Colorectal cancer tends to run in families, but in many people, there is no known cause. Still, there are ways to reduce the risk. Research has suggested that aspirin and other nonsteroidal anti-inflammatories (NSAIDs) may help prevent colorectal cancer, as will a healthy diet with plenty of fiber, not smoking, and getting exercise.
Did You Know?
Under the Affordable Care Act, many health insurance plans will cover preventive care services, including checkups, vaccinations and screening tests, at no cost to you. Learn more.
Diet and Exercise for Colorectal Cancer Prevention
Experts recommend that as an initial step towards prevention of colorectal cancer, people should exercise and eat right. The American Cancer Society recommends 150 minutes of moderate intensity or 75 minutes of high-intensity exercise (or a combination of these) throughout each week.
The National Cancer Institute recommends a low-fat, high-fiber diet that includes at least 2 1/2 cups of fruits and vegetables each day. To reduce fat in your diet, change your eating and cooking habits. Major sources of fat are meat, eggs, dairy products, and oils used in cooking and salad dressings. To increase the amount of fiber in your diet, eat more vegetables, fruits, and whole-grain breads and cereals.
In addition, some studies suggest that daily folic acid supplementation can lower colorectal cancer risk. Other studies suggest that increasing calcium and vitamin D intake will lower the risk. Talk to your doctor before changing your diet or taking any supplements.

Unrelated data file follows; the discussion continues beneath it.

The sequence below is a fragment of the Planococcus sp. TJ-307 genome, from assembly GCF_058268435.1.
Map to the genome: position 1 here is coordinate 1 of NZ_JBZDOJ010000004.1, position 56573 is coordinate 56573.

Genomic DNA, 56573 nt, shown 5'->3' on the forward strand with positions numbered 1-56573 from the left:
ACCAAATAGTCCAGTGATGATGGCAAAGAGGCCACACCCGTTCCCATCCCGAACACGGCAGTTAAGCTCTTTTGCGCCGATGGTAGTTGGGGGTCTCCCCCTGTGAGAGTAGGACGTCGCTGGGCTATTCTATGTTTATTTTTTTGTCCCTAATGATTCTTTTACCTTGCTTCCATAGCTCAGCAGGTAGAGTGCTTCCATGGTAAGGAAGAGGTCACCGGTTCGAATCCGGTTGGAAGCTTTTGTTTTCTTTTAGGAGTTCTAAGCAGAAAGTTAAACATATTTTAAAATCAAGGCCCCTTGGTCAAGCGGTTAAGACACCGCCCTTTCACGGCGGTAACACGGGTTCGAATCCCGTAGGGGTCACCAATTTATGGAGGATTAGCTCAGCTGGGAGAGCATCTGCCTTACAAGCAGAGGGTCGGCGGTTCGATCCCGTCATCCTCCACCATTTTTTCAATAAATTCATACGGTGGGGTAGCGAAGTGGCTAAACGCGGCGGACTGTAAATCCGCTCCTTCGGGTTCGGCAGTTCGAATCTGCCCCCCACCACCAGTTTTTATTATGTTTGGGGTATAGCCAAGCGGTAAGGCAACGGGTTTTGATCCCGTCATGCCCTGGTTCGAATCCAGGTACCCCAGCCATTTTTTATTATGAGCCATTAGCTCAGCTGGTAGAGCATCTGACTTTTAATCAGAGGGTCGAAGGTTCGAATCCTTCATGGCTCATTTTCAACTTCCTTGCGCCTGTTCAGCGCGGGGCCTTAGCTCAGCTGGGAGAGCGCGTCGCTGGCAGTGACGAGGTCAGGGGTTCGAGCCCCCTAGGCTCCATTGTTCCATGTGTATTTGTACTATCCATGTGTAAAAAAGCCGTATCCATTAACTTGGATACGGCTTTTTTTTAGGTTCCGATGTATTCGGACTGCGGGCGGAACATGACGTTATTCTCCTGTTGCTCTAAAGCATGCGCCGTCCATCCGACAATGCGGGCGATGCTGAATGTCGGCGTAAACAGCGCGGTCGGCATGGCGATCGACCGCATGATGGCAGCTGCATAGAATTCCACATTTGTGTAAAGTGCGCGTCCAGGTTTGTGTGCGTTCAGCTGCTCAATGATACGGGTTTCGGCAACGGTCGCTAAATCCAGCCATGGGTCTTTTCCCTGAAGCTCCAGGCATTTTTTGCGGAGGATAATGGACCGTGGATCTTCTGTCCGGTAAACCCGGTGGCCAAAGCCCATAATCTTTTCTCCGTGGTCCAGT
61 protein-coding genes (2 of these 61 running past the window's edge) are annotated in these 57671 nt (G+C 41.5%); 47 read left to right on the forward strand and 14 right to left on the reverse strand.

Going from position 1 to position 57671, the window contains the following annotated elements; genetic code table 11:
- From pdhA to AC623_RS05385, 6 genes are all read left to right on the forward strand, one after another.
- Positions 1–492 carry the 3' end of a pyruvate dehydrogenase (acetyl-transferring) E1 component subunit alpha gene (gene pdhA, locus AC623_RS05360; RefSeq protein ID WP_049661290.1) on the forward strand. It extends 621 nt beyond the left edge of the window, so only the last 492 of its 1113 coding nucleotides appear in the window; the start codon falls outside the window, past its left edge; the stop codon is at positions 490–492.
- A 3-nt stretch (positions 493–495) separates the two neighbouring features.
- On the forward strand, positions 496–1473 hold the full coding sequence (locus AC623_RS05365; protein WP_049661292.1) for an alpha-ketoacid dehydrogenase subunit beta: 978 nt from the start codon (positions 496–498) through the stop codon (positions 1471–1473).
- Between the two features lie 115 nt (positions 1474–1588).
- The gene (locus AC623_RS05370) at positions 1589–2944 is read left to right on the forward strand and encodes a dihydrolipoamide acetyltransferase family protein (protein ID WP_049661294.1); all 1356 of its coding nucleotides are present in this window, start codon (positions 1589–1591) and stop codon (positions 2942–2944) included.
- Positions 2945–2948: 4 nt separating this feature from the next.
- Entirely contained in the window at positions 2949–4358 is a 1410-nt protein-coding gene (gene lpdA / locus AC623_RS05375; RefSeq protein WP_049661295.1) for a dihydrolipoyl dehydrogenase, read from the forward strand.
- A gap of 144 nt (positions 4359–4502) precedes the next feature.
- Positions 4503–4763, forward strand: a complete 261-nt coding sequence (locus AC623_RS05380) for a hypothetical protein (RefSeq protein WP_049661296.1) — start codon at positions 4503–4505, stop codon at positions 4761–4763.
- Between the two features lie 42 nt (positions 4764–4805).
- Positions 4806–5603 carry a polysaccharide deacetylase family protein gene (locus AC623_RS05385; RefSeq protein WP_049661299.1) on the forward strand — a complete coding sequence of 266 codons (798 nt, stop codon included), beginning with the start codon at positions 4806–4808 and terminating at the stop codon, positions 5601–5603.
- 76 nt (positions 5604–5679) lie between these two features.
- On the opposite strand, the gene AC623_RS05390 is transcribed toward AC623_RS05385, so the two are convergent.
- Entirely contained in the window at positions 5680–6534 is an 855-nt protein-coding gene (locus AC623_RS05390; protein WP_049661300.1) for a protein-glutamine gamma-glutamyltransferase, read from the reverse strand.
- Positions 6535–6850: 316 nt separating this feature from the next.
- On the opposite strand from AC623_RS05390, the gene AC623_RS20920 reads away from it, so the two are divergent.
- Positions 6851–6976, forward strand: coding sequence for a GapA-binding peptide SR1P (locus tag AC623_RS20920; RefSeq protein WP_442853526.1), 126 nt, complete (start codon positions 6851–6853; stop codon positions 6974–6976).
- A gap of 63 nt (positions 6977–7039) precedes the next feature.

Aspirin for Colorectal Cancer Prevention
It has been proposed that aspirin may stop colorectal cancer cells from multiplying. In addition, other non-steroidal anti-inflammatory drugs (NSAIDs, such as Aleve and Motrin) may reduce the size of polyps in the colon, and therefore, the risk of colon cancer. This theory has not been well established and the proper dosage needed to create this potentially risk-reducing effect is not yet known. In addition, not everyone can tolerate aspirin or other NSAIDs due to gastrointestinal problems, an increased risk of bleeding, medication interactions, or other medical problems. If you are at high risk of developing colon cancer, you should not start taking aspirin or other NSAIDs until you discuss it with your doctor.
Hormone Replacement Therapy
Women who are postmenopausal and take hormone replacement therapy are at a decreased risk of developing colon cancers as compared to those who do not. However, hormone replacement therapy increases the risk of the development of other cancers. You should discuss the risks and the benefits of hormone replacement therapy with your doctor.